There is a discrete section of the Plan, headed ‘Visiting guidance’. This section reiterates ‘for avoidance of doubt’ that ‘any area listed by Public Health England’s surveillance report as an ‘area of intervention’ should immediately move to stop visiting, except in exceptional circumstances’ which would presumably include end of life visits as referred to above. However outside areas of intervention, the Plan is more permissive, stating ‘we continue to encourage providers to find innovative ways of allowing safe contact between residents and their family members’.

The Plan cross refers to separate visiting guidance for care homes: https://www.gov.uk/ government/publications/visiting-care-homes- during-coronavirus/update-on-policies-for-visiting- arrangements-in-care-homes and supported living: https://www.gov.uk/ government/publications/supported-living- services-during-coronavirus-covid-19/covid-19- guidance-for-supported-living

Care home providers are also given the following specific guidance on visiting in the Plan:

‘ensure the appropriate PPE is always worn and used correctly – which in this situation is an appropriate form of protective face covering (this may include a surgical face mask where specific care needs align to close contact care) and good hand hygiene for all visitors

limit visitors to a single constant visitor wherever possible, with an absolute maximum of two constant visitors per resident to limit risk of disease transmission

supervise visitors at all times to ensure that social distancing and infection prevention and control measures are adhered to

wherever possible visits should take place outside, or in a well-ventilated room, for example with windows and doors open where safe to do so

immediately cease visiting if advised by their respective director of public health that it is unsafe’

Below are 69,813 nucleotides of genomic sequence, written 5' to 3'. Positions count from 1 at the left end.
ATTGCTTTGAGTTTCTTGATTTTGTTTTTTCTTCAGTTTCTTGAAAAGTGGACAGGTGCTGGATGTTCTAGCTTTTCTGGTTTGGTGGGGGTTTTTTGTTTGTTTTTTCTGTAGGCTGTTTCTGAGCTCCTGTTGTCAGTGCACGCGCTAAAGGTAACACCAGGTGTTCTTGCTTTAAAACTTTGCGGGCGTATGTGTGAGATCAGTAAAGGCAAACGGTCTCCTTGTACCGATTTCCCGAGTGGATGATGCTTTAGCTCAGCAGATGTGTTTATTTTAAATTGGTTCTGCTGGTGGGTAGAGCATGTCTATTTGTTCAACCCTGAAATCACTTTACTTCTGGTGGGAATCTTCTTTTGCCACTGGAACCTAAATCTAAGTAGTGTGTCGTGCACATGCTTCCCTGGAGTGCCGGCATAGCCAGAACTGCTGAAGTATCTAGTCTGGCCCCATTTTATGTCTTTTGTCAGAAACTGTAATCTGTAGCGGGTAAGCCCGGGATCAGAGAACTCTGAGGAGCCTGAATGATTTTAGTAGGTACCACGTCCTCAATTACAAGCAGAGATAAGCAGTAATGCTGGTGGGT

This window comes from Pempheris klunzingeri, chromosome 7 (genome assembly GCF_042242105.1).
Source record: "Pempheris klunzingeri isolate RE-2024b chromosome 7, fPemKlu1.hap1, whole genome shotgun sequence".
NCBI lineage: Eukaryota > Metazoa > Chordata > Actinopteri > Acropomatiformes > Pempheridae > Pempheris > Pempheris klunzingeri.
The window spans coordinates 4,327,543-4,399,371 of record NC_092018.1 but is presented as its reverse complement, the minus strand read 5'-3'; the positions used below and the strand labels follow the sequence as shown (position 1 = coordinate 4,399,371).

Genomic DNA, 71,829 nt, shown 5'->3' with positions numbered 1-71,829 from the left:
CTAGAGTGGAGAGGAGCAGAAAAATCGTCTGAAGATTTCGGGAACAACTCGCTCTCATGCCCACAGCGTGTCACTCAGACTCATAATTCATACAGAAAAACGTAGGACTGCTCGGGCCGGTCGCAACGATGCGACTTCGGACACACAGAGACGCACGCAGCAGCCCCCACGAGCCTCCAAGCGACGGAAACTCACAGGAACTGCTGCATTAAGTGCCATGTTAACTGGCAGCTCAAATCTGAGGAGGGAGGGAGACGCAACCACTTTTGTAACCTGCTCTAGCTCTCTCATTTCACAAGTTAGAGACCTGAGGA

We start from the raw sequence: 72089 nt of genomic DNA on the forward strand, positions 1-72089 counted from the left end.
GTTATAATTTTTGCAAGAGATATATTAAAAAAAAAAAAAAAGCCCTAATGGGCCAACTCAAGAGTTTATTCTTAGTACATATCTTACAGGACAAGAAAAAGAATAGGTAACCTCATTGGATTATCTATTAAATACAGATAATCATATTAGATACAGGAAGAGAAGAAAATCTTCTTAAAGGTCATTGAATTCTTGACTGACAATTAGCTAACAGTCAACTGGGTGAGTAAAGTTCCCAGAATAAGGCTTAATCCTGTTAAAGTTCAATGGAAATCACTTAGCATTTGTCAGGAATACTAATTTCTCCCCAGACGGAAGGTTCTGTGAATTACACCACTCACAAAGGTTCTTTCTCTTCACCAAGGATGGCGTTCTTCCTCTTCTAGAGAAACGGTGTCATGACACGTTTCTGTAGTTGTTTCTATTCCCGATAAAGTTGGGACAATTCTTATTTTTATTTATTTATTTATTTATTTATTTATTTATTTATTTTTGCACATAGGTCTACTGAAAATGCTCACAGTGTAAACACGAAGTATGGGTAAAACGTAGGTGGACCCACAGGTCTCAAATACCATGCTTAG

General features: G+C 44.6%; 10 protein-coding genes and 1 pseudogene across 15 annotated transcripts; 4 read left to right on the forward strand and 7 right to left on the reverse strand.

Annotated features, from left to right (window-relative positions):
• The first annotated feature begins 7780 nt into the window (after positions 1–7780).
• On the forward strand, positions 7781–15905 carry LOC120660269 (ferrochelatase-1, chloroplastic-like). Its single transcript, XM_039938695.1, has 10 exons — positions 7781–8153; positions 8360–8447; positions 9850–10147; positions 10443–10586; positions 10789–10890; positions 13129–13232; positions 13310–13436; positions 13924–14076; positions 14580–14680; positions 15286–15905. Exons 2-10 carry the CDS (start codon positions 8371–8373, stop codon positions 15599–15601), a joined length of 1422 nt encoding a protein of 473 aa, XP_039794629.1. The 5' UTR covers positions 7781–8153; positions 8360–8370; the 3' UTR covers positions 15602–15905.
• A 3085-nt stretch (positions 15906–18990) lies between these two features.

It would perhaps have been helpful if the Plan acknowledged the human rights implications of restrictions on visiting for service users and their family members, and the need for such measures to be proportionate to the risks they are addressing in order to avoid a human rights breach. However it is undoubtedly welcome that the Plan does not provide any support for blanket bans on visiting in care homes, outside ‘areas of intervention’. Still less is there any support in the Plan for local areas or providers imposing restrictions on service users leaving their care setting, otherwise than in accordance with the regulations on guidance on self-isolation as applies to the general population. It remains unclear though why a national Plan like this is focused solely on care homes, ignoring the reality that many social care service users (particularly younger people) will be living in supported living arrangements.

Finally, the private life rights of many disabled people (including their ‘psychological integrity’ or well-being) have also been negatively affected by the closure of many services. As such it is welcome that the Plan states (twice!) that ‘local authorities should work with social care services to re-open safely, in particular, day services or respite services. Where people who use those services can no longer access them in a way that meets their needs, local authorities should work with them to identify alternative arrangements.'

Steve Broach is a barrister at 39 Essex Chambers.

See also: Department for Health and Social Care Winter Guidance: issues for local authorities - in the first article in the series Siân Davies provides an overview of the Department of Health and Social Care (non-statutory) guidance issued on 18 September 2020.